OVI Field Sobriety Tests from the NHTSA Manual

Overview

The National Highway Traffic Safety Administration (NHTSA), puts out a Federal Vehicle Safety Standards Manual for law enforcement to use in OVI investigations. This is manual contains specific instructions that police officers must follow in order to establish probable cause to arrest someone for operating a vehicle under the influence and reasonable suspicion to request a chemical test.

If the instructions are not followed as instructed in the manual, the test results are not reliable. When scrutinized by a trained eye, many of these field sobriety tests administered by police officers are not done properly and the results are unreliable. This is in part because after graduating from the police academy, many police officers do not maintain good training on how to administer the tests per the NHTSA manual.

From the NHTSA Manual, three field sobriety tests are recommended to be used by the investigating officer. These tests are physically difficult for anyone and, arguably, are designed to fail.

The three tests are:
  • The Horizontal Gaze Nystagmus test (HGN)
  • The Walk and Turn test (WAT)
  • The One Leg Stand test (OLS)
The Horizontal Gaze Nystagmus test (HGN)

In the HGN, an officer will tell you to put your feet together and follow the officer’s finger or stimulus (usually a pen) with your eyes without moving your head. During this test, the officer will be watching your eyes to see if they move smoothly or jerk noticeably. Improper instructions, the interference of oncoming headlights, or the wearing of contacts can render such a test invalid in establishing probable cause for an arrest.

The Walk and Turn test (WAT)

For the WAT test, an officer will ask you to take nine steps heal-to-toe in a straight line, turn around and walk back the same way while staying on the line and keeping your arms at your side. This can become more difficult when trying to listen to subsequent directions given by the officer while the test is being performed. During the test, an officer will be looking for the following indicators of impairment:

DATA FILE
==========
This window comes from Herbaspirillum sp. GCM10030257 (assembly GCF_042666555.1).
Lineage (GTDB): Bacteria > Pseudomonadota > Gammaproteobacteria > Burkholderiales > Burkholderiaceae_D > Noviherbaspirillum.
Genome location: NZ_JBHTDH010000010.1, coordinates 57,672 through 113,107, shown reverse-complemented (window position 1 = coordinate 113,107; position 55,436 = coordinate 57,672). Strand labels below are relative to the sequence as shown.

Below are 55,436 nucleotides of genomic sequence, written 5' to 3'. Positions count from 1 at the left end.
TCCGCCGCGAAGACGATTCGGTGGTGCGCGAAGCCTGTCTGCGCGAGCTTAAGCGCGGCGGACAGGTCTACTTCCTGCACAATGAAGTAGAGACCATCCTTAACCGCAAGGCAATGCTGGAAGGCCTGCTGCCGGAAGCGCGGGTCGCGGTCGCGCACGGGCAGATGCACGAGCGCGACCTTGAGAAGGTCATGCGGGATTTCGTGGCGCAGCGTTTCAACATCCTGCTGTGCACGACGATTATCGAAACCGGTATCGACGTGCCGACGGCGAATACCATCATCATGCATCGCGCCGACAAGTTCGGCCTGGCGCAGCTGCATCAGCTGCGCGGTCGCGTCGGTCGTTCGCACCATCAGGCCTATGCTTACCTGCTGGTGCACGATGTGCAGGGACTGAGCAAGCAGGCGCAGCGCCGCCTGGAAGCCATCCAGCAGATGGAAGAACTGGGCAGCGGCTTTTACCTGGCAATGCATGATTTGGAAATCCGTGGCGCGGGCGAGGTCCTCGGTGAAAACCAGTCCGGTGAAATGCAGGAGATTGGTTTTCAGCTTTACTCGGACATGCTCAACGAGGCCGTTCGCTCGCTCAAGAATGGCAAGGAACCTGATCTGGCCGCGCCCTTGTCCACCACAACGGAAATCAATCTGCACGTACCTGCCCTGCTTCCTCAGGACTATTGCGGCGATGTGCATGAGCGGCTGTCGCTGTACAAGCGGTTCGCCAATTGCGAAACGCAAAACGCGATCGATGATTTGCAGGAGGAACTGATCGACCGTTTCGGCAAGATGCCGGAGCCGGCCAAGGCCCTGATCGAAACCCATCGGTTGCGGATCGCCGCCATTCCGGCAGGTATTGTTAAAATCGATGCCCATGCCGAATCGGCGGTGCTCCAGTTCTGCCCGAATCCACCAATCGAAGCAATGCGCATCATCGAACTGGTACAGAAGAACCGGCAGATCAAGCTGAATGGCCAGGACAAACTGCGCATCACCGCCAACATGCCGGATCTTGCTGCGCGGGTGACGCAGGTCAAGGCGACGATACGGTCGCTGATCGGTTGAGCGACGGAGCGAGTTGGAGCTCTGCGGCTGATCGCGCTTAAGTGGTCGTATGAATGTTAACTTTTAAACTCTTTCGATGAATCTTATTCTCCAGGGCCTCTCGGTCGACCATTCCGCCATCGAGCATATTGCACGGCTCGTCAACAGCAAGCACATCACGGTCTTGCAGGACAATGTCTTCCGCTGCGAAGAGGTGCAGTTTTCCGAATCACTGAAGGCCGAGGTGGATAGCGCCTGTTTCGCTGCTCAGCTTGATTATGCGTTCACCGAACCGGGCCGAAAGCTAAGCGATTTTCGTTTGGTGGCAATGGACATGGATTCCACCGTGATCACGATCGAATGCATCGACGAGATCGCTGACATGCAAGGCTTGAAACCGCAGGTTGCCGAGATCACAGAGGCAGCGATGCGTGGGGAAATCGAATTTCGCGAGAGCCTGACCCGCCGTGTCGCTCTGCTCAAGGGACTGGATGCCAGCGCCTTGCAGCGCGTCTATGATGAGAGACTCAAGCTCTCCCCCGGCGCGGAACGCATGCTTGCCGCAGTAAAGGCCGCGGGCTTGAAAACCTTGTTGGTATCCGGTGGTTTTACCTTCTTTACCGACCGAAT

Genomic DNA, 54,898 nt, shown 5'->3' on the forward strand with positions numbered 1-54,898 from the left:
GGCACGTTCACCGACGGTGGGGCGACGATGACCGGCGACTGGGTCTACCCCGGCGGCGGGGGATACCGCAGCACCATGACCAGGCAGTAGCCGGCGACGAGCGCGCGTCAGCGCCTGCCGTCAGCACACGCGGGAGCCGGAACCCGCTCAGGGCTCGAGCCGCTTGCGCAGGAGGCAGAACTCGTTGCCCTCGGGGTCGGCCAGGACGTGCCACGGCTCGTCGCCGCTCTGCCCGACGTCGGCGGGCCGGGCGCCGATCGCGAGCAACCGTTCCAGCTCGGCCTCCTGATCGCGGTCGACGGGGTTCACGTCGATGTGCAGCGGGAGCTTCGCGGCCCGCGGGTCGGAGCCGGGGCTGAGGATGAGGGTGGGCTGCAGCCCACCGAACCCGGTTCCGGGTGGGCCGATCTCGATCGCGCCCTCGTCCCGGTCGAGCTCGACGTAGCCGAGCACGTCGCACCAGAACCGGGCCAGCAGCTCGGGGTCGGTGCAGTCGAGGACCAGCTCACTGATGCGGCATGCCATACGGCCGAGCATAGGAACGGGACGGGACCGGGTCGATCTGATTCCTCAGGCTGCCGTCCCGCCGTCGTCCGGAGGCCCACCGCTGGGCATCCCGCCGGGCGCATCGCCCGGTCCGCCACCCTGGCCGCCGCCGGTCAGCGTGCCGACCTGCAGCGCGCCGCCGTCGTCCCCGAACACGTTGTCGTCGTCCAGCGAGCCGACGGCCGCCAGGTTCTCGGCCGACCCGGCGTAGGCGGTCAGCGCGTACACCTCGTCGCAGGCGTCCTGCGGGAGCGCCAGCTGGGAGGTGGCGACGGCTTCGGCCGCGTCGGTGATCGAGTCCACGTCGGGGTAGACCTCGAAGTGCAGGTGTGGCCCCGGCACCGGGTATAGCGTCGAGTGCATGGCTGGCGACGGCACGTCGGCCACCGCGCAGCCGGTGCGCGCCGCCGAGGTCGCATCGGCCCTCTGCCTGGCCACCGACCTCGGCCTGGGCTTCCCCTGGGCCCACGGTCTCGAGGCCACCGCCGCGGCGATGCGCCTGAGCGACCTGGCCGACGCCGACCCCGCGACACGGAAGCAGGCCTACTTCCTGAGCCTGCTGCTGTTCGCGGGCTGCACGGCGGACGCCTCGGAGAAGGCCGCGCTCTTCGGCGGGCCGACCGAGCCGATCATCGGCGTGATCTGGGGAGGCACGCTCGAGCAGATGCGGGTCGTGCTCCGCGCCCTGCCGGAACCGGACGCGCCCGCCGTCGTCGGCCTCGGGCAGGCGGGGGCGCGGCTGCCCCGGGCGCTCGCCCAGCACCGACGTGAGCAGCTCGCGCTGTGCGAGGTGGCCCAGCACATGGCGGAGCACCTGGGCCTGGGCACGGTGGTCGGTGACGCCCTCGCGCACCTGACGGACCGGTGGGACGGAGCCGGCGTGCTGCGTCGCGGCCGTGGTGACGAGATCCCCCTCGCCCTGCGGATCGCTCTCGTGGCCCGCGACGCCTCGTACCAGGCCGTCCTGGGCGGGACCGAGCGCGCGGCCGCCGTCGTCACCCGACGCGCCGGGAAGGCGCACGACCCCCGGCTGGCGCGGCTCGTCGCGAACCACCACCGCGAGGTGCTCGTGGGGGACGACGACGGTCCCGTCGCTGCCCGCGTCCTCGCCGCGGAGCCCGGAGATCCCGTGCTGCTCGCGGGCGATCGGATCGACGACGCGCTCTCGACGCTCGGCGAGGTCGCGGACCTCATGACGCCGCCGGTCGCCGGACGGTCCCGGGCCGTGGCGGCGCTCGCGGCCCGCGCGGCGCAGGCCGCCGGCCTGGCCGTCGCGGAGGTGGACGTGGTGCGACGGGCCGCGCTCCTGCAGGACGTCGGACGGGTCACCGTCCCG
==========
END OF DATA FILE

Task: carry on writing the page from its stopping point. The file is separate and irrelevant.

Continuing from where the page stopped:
1. whether you are unable to maintain your balance while listening to the officer’s instructions;
  2. whether you begin walking before the officer has completed the instructions;
  3. whether you stop while walking in order to regain your balance;
  4. whether you actually touch your feet heel-to-toe;
  5. whether you use your arms to maintain your balance (more than 6 inches from your body);
  6. whether you lose your balance while turning; and
  7. whether you take an incorrect number of steps.

The presence of two or more of these indicators can meet the probable cause requirement for an officer to make an arrest. This test can be considered invalid if improper instructions were given. In addition, this test has been criticized because of the officer’s subjective perception of each indicator. This means that if the officer wants you to fail, he or she could potentially look for reasons to fail you when you would otherwise pass. A videotape taken by the police vehicle of the test can benefit the defendant if this occurs.

The One Leg Stand test (OLS)

For this test, you would be asked to stand with both feet together and hands at your side. You would then have to raise one foot about six inches above the ground and count to 30. The Officer will then be looking for one of the following indicators of intoxication:

  • Swaying
    • Swaying is when you move your hips from side to side in order to keep your balance.
  • Using the arms to keep balance
    • Raising your arms six inches above your side in order to keep your balance is interpreted to mean you are having significant trouble keeping your balance.
  • Hopping on the anchor foot in order to maintain balance
    • Any raising of the anchor foot off the ground is considered an indicator of impairment.
  • Resting the raised foot on the ground three or more times during the required thirty seconds of the test
    • Doing this is considered an inability to complete the test and is an indicator of impairment.